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"On my part, I remain committed to the process of dialogue. It is my firm belief that dialogue and a willingness to look with honesty and clarity at the reality of Tibet can lead us to a viable solution."

The Buddha's steppes

August 18, 2009

In Mongolia, be sure to tread the Shakyamuni's trail
Anand Sankar
The Business Standard (India)
August 16, 2009

New Delhi --
The recent discovery of rare Buddhist relics in Mongolia's Gobi
Desert has brought under the spotlight that country's religious
heritage. Buddhism went underground from 1924 onwards, when Mongolia
became communist and came under the influence of the Soviet Union.

Scores of monasteries were razed to the ground, but a few survived,
and the monks overseeing them buried their treasures to prevent them
from being destroyed.

After the fall of communism in 1990 the monks came out with their
secrets. One monastery which recently rediscovered some relics and is
having them catalogued for preservation is at Sainshand, 400 km south
of the capital Ulan Bator. This step is important, because Mongolia
is an important centre for Tibetan Buddhism, and remains the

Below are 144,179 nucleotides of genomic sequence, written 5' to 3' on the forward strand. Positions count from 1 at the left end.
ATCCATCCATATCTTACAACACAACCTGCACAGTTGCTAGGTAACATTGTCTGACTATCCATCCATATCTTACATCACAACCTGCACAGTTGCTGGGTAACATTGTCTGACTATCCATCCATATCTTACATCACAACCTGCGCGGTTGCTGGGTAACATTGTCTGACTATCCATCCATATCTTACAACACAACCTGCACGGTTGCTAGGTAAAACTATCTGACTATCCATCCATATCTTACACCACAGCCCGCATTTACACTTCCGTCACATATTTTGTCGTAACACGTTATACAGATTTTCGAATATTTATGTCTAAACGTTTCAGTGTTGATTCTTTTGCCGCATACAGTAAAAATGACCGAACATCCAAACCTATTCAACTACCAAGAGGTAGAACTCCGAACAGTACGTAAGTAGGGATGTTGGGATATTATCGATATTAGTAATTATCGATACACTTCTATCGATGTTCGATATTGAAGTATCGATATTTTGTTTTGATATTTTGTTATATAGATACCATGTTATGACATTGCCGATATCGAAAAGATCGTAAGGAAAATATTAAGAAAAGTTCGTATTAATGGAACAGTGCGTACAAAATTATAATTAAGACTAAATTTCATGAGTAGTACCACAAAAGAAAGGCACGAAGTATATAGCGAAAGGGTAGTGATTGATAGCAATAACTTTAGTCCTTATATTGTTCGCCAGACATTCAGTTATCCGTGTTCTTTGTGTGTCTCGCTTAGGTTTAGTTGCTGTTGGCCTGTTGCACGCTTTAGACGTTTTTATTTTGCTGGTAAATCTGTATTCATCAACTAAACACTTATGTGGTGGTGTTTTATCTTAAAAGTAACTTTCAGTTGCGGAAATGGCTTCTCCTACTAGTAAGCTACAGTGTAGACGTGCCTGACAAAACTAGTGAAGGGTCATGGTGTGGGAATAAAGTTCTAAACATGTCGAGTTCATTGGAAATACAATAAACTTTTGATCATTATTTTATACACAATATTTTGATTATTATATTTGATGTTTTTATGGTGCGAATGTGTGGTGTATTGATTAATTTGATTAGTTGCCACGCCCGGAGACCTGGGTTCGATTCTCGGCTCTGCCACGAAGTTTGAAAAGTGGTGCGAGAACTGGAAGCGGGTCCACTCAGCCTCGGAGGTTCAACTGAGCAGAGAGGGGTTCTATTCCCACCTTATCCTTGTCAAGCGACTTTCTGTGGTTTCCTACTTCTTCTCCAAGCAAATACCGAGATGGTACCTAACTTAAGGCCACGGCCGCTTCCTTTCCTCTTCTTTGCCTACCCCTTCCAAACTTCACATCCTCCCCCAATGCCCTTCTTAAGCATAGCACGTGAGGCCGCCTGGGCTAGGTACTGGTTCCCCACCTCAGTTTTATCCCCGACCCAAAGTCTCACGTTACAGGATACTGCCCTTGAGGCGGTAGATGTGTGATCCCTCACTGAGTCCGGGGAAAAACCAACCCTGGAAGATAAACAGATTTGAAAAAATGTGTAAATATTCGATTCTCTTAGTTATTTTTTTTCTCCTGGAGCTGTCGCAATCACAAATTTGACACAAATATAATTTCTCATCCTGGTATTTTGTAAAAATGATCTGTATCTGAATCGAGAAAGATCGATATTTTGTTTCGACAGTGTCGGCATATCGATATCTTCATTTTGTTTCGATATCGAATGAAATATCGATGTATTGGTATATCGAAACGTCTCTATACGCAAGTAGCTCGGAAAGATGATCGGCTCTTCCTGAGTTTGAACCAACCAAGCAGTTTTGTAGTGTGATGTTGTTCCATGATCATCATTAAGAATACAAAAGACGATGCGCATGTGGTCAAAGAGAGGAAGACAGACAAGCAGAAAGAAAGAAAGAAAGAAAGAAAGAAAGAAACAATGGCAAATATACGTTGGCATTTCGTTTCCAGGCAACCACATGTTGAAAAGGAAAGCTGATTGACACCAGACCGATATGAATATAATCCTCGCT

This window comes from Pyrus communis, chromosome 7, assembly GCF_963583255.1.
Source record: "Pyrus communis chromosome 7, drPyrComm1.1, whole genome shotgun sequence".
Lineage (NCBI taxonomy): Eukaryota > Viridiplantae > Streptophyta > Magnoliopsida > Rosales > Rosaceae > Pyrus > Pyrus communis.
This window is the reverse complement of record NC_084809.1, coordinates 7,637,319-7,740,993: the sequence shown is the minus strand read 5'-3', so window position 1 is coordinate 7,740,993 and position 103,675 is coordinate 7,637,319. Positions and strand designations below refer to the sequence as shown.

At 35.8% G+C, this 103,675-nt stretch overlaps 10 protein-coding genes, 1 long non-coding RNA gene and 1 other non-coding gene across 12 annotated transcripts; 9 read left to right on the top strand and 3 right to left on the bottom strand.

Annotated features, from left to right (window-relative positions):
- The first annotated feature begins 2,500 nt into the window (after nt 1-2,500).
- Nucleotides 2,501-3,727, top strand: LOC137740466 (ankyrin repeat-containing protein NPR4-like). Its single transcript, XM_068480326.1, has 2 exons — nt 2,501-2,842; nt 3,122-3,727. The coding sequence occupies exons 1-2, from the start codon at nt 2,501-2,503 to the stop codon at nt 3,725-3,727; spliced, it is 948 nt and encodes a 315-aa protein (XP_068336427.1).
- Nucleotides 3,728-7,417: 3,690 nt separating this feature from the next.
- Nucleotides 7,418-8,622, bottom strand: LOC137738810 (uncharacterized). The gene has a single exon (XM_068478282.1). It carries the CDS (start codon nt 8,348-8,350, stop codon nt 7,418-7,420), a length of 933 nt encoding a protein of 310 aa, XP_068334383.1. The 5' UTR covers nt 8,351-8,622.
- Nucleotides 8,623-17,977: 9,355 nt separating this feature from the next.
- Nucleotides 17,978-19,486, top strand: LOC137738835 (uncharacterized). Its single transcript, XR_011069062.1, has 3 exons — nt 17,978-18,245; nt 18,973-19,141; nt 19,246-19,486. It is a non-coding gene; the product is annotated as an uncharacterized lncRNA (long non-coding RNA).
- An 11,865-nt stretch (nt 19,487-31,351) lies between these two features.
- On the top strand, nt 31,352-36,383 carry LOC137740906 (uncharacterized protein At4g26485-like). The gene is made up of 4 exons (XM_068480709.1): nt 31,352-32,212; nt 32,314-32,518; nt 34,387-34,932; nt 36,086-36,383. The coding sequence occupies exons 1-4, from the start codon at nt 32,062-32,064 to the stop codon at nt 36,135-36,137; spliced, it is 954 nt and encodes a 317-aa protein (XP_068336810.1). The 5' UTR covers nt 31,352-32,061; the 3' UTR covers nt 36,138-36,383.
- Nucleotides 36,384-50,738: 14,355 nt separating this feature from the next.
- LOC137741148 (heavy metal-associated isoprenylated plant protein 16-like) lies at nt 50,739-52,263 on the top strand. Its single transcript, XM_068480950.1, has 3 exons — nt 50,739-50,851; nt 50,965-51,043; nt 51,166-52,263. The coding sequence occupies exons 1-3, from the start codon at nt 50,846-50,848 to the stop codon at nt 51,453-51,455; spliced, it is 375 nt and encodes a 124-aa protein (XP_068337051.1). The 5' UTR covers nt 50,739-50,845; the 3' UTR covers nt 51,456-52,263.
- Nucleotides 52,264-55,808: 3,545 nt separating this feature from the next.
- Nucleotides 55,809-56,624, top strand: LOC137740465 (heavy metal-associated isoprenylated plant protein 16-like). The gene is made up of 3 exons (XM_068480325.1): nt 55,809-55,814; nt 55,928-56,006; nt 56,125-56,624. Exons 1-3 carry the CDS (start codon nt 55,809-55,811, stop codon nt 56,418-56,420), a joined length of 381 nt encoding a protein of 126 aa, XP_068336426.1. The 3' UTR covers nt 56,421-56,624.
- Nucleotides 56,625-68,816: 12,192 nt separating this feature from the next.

northernmost area of spread of the religion.

The biggest monastery currently in Mongolia is the Gandantegchinlen
Monastery. It is a Tibetan-style monastery which has been restored
and revitalised since 1990, after lying dormant since the 1930s. The
Tibetan name translates as "Great Place of Complete Joy." It
currently has over 150 monks in residence, and features a
26.5-metre-high statue of Migjid Janraisig, a bodhisattva also better
known as Avalokitesvara.

Another site which has been preserved is at Tsetserleg, meaning
"garden" in Mongolian. It is the capital of Arkhangai province. It
lies on the northeastern slopes of the Khangai Mountains, 600 km
south-west of Ulan Bator. Tsetserleg is an ancient cultural and
commercial centre, and the monastery is again an example of Tibetan
architecture.

Finally, north of Mongolia is the Russian territory of Buryatia. This
is one of the provinces inhabited by people of Mongol descent.
Buryatia has the most important Buddhist site in Russia, the
Ivolginsky Datsan. It is 23 km from the Buryat capital of Ulan Ude.
Preserved here are picturesque thangkas, sculptures and ritual objects.

Among the monastery's treasures is a rare collection of old Buddhist
manuscripts written in the Tibetan language on natural silk, and a
greenhouse with a bodhi tree. Also of significance is the preserved
body of the 12th Pandito Hambo Lama of the Ivolginsky Datsan,
Dashi-Dorzho Itigelov, who died in 1927.
CTC National Office 1425 René-Lévesque Blvd West, 3rd Floor, Montréal, Québec, Canada, H3G 1T7
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